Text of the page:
French lifestyle: local customs
- 1 January: New Year's Day
- Late March or early April: Easter Monday (Christian holiday)
- 1 May: Labour Day
- 8 May: Armistice Day 1945
- May: Ascension Thursday (Christian holiday)
- Late May or early June: Pentecost Monday (or Whit Monday, Christian holiday)
- 14 July: Bastille Day (France's national holiday)
- 15 August: Assumption of Mary (Christian holiday)
- 1 November: All Saints' Day (Christian holiday)
- 11 November: Armistice Day 1918
- 25 December: Christmas Day (Christian holiday)
Summer time and winter time
France observes a daylight saving period, which gives a summer time (GMT +2) and a winter time (GMT +1).
- For winter time, the clocks are put back an hour on the last Sunday in October
- For summer time, the clocks are put forward an hour on the last Sunday in March
As a general rule, shops are open between 10am and 7pm (8pm for some of the major chains), Monday to Saturday, except in small towns where most shops close between midday and 2pm.
In Paris and other large cities, the big stores (e.g., Galeries Lafayette and Printemps) also have late-night shopping once a week, where, like museums, they close at around 8.30pm.
In France shops are closed on Sundays, with some exceptions – big shopping centres, the Christmas period, tourist areas, etc.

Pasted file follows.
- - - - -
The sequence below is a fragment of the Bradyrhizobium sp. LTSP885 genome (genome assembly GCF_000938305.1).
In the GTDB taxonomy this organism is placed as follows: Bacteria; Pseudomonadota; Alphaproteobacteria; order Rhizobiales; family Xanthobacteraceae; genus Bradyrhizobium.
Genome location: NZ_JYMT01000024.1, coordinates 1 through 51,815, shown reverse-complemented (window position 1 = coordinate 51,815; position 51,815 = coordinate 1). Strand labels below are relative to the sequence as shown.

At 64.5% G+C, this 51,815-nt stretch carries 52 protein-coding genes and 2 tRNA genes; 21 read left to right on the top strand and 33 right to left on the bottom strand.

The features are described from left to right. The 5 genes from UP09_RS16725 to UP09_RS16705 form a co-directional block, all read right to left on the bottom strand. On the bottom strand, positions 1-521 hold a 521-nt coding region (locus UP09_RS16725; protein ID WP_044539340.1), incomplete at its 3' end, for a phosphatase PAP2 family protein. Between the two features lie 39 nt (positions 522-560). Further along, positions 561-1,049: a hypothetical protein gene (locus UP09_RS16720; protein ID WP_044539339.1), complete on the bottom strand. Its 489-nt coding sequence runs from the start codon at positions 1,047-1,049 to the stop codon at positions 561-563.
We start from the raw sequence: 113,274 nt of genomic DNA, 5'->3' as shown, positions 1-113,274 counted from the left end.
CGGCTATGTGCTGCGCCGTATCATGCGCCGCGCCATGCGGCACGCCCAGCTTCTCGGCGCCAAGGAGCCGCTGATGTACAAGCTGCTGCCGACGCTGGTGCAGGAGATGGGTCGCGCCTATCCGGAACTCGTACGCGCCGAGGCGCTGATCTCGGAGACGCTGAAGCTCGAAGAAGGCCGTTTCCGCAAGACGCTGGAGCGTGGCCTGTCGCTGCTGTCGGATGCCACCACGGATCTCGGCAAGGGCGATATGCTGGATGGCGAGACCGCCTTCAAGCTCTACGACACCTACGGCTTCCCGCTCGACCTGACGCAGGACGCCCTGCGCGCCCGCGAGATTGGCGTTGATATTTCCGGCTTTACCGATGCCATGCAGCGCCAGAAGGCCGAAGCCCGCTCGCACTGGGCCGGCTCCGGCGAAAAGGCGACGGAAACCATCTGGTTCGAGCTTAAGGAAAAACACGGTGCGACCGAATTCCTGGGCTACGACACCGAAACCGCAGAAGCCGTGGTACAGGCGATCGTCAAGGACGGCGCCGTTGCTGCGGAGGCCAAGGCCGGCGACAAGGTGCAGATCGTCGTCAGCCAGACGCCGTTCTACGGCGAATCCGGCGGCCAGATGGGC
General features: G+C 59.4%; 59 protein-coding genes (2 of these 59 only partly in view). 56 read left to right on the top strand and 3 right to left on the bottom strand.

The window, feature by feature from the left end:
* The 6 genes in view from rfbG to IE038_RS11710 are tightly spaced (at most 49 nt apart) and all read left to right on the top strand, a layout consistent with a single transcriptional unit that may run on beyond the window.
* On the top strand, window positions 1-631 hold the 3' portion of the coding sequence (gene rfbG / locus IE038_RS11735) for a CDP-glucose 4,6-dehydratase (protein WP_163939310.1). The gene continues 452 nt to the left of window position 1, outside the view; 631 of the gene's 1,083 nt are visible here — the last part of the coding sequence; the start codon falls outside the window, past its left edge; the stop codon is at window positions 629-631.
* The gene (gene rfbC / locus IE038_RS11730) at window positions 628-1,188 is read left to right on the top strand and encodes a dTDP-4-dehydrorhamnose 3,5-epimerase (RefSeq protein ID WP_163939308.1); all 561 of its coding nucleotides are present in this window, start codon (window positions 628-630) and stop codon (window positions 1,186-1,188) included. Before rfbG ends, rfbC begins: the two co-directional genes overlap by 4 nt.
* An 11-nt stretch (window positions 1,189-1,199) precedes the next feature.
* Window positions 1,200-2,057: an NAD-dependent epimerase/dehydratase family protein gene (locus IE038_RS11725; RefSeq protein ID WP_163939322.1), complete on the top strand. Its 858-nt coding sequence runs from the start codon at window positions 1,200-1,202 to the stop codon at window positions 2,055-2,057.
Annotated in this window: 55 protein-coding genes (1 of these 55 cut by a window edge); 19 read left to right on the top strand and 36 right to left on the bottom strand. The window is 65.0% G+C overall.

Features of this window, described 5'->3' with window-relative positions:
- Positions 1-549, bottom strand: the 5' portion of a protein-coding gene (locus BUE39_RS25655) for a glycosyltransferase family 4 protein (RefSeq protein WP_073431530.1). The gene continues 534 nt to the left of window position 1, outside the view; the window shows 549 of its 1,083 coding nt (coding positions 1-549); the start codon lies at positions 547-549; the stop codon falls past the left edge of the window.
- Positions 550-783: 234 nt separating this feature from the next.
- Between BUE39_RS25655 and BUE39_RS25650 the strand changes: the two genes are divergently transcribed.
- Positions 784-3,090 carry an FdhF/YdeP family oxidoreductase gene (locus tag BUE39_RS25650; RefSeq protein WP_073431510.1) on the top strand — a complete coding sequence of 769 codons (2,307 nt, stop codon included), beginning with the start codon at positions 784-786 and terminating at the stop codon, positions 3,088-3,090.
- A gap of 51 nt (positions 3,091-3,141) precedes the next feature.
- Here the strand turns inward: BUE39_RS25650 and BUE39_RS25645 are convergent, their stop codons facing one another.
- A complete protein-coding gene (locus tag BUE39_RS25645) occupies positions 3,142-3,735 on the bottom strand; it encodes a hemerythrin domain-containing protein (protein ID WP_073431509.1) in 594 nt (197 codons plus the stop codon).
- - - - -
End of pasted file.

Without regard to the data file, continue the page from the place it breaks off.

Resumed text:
Tu or vous?
Unlike in English, which always uses “you” to address another person, the French language distinguishes between “tu” (the informal form of “you”) and “vous” (the formal “you”), depending on context, the age of the person you are addressing and your degree of familiarity with them.
In general, “tu” is used between parents and children, family members, colleagues of the same age and friends; “vous” is used for people you are meeting for the first time, older people and people of higher status (e.g., at work, for professors, etc.).
Generally, it’s better to start with “vous” before switching to “tu” if appropriate.
Like in many countries, recycling systems exist throughout France. In most buildings there are three types of rubbish bin, with three different coloured lids:
- One lid for non-reclable household waste;
- One lid for recyclable household waste, such as:
- Paper and cardboard, steel and aluminum cans, newsletters and magazines;
- Plastic bottles
- One lid for glass bottles and jars
The colour of each of these bins may vary depending on your place of residence: view the best-practices for recycling (in French).
Drinking and smoking
In France, any establishment selling alcohol is not authorised to serve children under 16 years of age. Drinks with an alcohol content under 15% (wine, beer) can be served to under-18s, but not spirits and liqueurs (whisky, vodka, etc.).
At the wheel, the maximum permitted alcohol level is 0.5g of alcohol per litre of blood, which is roughly equivalent to three half pints of beer, two glasses of wine or three glasses of champagne.
The Loi Evin of 1991 forbids smoking in public places except in designated smoking areas, both inside and outside (restaurants, cafés, shops, universities) and in collective transport (planes, trains, the metro).
In practice, people smoke outside in certain public places (the terraces of restaurants and cafés). At universities and higher education institutions, the head of the institution decides whether or not to authorise smoking outside
At Sciences Po, smoking is only authorised outside the premises. You'll find smokers clustered by the main exit of 27 rue Saint Guillaume.